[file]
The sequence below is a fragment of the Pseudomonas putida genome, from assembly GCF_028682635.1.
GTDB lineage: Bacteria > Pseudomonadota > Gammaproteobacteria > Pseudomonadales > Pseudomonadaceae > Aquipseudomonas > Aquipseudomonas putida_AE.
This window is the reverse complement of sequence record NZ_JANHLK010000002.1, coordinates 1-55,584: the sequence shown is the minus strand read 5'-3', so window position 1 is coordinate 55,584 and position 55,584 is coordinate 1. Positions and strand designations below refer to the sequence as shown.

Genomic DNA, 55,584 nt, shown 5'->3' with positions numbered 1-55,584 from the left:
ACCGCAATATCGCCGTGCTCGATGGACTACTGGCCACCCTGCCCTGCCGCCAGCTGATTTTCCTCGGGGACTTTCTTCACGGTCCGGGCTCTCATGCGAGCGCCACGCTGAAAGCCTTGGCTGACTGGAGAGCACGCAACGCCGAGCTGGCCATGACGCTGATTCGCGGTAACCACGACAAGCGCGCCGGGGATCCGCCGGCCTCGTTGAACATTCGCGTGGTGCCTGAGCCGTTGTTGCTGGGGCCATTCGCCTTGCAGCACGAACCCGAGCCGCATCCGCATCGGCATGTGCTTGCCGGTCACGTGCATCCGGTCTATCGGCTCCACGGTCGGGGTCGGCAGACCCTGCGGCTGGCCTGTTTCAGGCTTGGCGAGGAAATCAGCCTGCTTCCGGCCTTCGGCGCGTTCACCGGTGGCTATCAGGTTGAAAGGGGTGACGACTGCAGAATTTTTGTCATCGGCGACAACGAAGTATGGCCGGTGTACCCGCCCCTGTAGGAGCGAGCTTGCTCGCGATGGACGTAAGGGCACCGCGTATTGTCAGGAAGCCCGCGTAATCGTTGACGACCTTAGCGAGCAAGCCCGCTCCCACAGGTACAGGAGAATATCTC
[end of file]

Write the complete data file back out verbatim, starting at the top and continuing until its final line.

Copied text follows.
The sequence below is a fragment of the Pseudomonas putida genome, from assembly GCF_028682635.1.
GTDB lineage: Bacteria > Pseudomonadota > Gammaproteobacteria > Pseudomonadales > Pseudomonadaceae > Aquipseudomonas > Aquipseudomonas putida_AE.
This window is the reverse complement of sequence record NZ_JANHLK010000002.1, coordinates 1-55,584: the sequence shown is the minus strand read 5'-3', so window position 1 is coordinate 55,584 and position 55,584 is coordinate 1. Positions and strand designations below refer to the sequence as shown.

Genomic DNA, 55,584 nt, shown 5'->3' with positions numbered 1-55,584 from the left:
ACCGCAATATCGCCGTGCTCGATGGACTACTGGCCACCCTGCCCTGCCGCCAGCTGATTTTCCTCGGGGACTTTCTTCACGGTCCGGGCTCTCATGCGAGCGCCACGCTGAAAGCCTTGGCTGACTGGAGAGCACGCAACGCCGAGCTGGCCATGACGCTGATTCGCGGTAACCACGACAAGCGCGCCGGGGATCCGCCGGCCTCGTTGAACATTCGCGTGGTGCCTGAGCCGTTGTTGCTGGGGCCATTCGCCTTGCAGCACGAACCCGAGCCGCATCCGCATCGGCATGTGCTTGCCGGTCACGTGCATCCGGTCTATCGGCTCCACGGTCGGGGTCGGCAGACCCTGCGGCTGGCCTGTTTCAGGCTTGGCGAGGAAATCAGCCTGCTTCCGGCCTTCGGCGCGTTCACCGGTGGCTATCAGGTTGAAAGGGGTGACGACTGCAGAATTTTTGTCATCGGCGACAACGAAGTATGGCCGGTGTACCCGCCCCTGTAGGAGCGAGCTTGCTCGCGATGGACGTAAGGGCACCGCGTATTGTCAGGAAGCCCGCGTAATCGTTGACGACCTTAGCGAGCAAGCCCGCTCCCACAGGTACAGGAGAATATCTC